David S. Ware: Go See The World
From John Coltrane’s late period of meditations and high-energy improvisation, David S. Ware, 49, has a manner that can either irritate or impress the listener because of his expressed passion and intensity. The tenor saxophonist was influenced by Coltrane, studied with Sonny Rollins, attended Berklee College of Music in Boston, worked with Cecil Taylor and later, Andrew Cyrille. With over a dozen recordings as leader over the past ten years, Ware still remains unpredictable and unique.
Searing with a Coltrane and Rollins influence, Ware lays the blues on us with his opening track. The meter, a comfortable 10/4, lends a sense of intrigue and uniqueness to the loping piece. "Lexicon," erupts from its start with a constant breathtaking stream of saxophone wails, flurries, and fire. Ware, through cyclic breathing, is able to inhale while maintaining his performance air stream, so four or five minutes of uninterrupted saxophone showers at a time is not unusual. The piece mellows, as Ware hands the reigns over to Matthew Shipp. Savoring space as much as motion, the pianist complements Ware’s firestorm with poetic phrasing and waves of subtle intensity. Bass and drums back him appropriately before Ware returns to conclude with his characteristic passion. Similarly, the form allows Ware and Shipp to split "Lexicon," "Logistic," "Estheticmetric," "The Way We Were" and "RaptureLodic" into equal saxophone and piano halves of fiery conversation. "Estheticmetr! ic" emphasizes meter and contains a stellar extended drum solo by Ibarra, while "RaptureLodic" emphasizes rhapsody by the ensemble and includes an extended bass solo from Parker. "Quadrahex" provides a different sound, using silent space, gongs, plucked strings, quasi-unison four-part phrases, and group improvisation. Ware and his trio use their intuitive cohesiveness to throw down the canvas over which they create. Marilyn and Alan Bergman’s lyrics to "The Way We Were" would turn dramatic and stark if they were to be offered alongside Ware’s intense Ayler-esque streams. While the familiar melody is immediately recognizable, it’s couched in terms of thunder, lightning, and all of Nature’s perils. Such power, such a force! With his energetic trio beside him David S. Ware offers an intense, dramatic session that still maintains a balance.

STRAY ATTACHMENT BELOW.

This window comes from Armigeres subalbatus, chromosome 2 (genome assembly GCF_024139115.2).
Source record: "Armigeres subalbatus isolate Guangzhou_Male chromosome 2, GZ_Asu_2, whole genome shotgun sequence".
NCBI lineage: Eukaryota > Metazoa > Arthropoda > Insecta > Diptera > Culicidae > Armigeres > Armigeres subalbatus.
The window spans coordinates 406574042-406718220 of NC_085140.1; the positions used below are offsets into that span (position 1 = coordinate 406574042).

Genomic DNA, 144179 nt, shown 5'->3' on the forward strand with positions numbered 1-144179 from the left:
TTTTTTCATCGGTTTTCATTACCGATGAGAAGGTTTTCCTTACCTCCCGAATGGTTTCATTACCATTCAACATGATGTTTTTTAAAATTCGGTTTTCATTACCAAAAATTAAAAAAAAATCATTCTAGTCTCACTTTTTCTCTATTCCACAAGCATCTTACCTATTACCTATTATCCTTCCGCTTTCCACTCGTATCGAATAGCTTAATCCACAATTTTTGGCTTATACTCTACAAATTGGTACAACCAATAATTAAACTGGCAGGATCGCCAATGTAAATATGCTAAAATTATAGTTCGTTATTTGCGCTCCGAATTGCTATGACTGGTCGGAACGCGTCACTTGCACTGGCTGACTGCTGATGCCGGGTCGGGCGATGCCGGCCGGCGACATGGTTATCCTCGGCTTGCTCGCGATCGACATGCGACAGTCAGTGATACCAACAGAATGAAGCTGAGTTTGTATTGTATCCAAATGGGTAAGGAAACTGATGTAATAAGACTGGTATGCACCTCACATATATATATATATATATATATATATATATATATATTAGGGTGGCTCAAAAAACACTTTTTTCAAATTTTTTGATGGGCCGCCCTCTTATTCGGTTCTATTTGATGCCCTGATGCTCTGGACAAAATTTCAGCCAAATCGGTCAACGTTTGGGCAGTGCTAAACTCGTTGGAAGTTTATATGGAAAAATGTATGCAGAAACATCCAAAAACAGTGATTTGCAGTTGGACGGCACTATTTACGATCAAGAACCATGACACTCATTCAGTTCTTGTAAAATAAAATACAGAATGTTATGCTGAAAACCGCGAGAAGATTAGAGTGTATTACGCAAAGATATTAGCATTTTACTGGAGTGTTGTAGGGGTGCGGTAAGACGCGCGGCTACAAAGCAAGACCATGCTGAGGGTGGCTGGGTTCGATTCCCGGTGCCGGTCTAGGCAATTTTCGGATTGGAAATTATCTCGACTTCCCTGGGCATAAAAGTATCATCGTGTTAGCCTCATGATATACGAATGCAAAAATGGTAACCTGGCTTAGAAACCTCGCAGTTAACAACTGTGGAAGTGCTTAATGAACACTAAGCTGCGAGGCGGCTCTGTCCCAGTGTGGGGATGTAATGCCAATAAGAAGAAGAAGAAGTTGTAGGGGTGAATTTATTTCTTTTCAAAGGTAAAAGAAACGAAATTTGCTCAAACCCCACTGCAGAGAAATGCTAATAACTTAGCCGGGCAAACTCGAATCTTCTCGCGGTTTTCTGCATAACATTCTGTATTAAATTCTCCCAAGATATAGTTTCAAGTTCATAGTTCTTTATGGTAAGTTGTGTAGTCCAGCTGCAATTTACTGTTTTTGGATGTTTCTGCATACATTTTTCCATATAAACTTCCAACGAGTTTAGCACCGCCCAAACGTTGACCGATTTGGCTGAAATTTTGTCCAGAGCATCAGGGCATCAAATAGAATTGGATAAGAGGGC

Recommended for those who like a little hot sauce with their dinner.
Track Listing: Mikuro
Personnel: David S. Ware- tenor saxophone; Matthew Shipp- piano; William Parker- acoustic bass; Susie Ibarra- drums.